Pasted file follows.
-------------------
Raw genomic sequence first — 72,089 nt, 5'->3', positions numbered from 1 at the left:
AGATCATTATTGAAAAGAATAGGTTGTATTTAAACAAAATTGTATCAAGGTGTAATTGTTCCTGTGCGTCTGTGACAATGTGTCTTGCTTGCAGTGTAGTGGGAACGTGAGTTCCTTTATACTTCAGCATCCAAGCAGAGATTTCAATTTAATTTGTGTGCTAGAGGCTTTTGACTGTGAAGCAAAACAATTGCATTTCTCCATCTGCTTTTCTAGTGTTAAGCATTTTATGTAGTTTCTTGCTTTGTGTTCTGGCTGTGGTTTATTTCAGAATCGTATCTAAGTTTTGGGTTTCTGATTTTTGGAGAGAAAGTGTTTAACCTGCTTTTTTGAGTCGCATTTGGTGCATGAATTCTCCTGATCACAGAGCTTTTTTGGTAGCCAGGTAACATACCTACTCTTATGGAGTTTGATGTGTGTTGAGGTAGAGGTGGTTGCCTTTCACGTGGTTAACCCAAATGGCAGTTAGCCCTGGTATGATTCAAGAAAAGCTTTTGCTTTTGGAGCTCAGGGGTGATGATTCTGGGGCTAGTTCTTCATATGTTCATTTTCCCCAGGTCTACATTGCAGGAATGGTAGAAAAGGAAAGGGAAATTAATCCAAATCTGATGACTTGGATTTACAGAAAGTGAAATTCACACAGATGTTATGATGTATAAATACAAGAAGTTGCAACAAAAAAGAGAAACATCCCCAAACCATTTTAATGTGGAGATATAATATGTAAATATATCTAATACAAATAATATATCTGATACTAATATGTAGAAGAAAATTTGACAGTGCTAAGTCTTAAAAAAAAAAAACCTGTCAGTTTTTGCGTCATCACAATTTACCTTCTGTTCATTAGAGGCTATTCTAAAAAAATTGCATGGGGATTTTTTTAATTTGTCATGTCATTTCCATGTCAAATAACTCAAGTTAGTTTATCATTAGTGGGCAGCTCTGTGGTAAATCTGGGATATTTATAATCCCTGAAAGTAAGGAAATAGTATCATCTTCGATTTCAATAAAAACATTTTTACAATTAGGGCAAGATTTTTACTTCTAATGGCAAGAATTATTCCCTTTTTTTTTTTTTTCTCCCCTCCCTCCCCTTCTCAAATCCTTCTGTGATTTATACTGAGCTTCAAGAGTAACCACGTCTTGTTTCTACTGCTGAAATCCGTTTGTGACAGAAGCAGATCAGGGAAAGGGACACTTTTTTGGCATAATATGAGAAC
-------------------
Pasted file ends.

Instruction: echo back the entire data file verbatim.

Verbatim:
Raw genomic sequence first — 72,089 nt, 5'->3', positions numbered from 1 at the left:
AGATCATTATTGAAAAGAATAGGTTGTATTTAAACAAAATTGTATCAAGGTGTAATTGTTCCTGTGCGTCTGTGACAATGTGTCTTGCTTGCAGTGTAGTGGGAACGTGAGTTCCTTTATACTTCAGCATCCAAGCAGAGATTTCAATTTAATTTGTGTGCTAGAGGCTTTTGACTGTGAAGCAAAACAATTGCATTTCTCCATCTGCTTTTCTAGTGTTAAGCATTTTATGTAGTTTCTTGCTTTGTGTTCTGGCTGTGGTTTATTTCAGAATCGTATCTAAGTTTTGGGTTTCTGATTTTTGGAGAGAAAGTGTTTAACCTGCTTTTTTGAGTCGCATTTGGTGCATGAATTCTCCTGATCACAGAGCTTTTTTGGTAGCCAGGTAACATACCTACTCTTATGGAGTTTGATGTGTGTTGAGGTAGAGGTGGTTGCCTTTCACGTGGTTAACCCAAATGGCAGTTAGCCCTGGTATGATTCAAGAAAAGCTTTTGCTTTTGGAGCTCAGGGGTGATGATTCTGGGGCTAGTTCTTCATATGTTCATTTTCCCCAGGTCTACATTGCAGGAATGGTAGAAAAGGAAAGGGAAATTAATCCAAATCTGATGACTTGGATTTACAGAAAGTGAAATTCACACAGATGTTATGATGTATAAATACAAGAAGTTGCAACAAAAAAGAGAAACATCCCCAAACCATTTTAATGTGGAGATATAATATGTAAATATATCTAATACAAATAATATATCTGATACTAATATGTAGAAGAAAATTTGACAGTGCTAAGTCTTAAAAAAAAAAAACCTGTCAGTTTTTGCGTCATCACAATTTACCTTCTGTTCATTAGAGGCTATTCTAAAAAAATTGCATGGGGATTTTTTTAATTTGTCATGTCATTTCCATGTCAAATAACTCAAGTTAGTTTATCATTAGTGGGCAGCTCTGTGGTAAATCTGGGATATTTATAATCCCTGAAAGTAAGGAAATAGTATCATCTTCGATTTCAATAAAAACATTTTTACAATTAGGGCAAGATTTTTACTTCTAATGGCAAGAATTATTCCCTTTTTTTTTTTTTTCTCCCCTCCCTCCCCTTCTCAAATCCTTCTGTGATTTATACTGAGCTTCAAGAGTAACCACGTCTTGTTTCTACTGCTGAAATCCGTTTGTGACAGAAGCAGATCAGGGAAAGGGACACTTTTTTGGCATAATATGAGAAC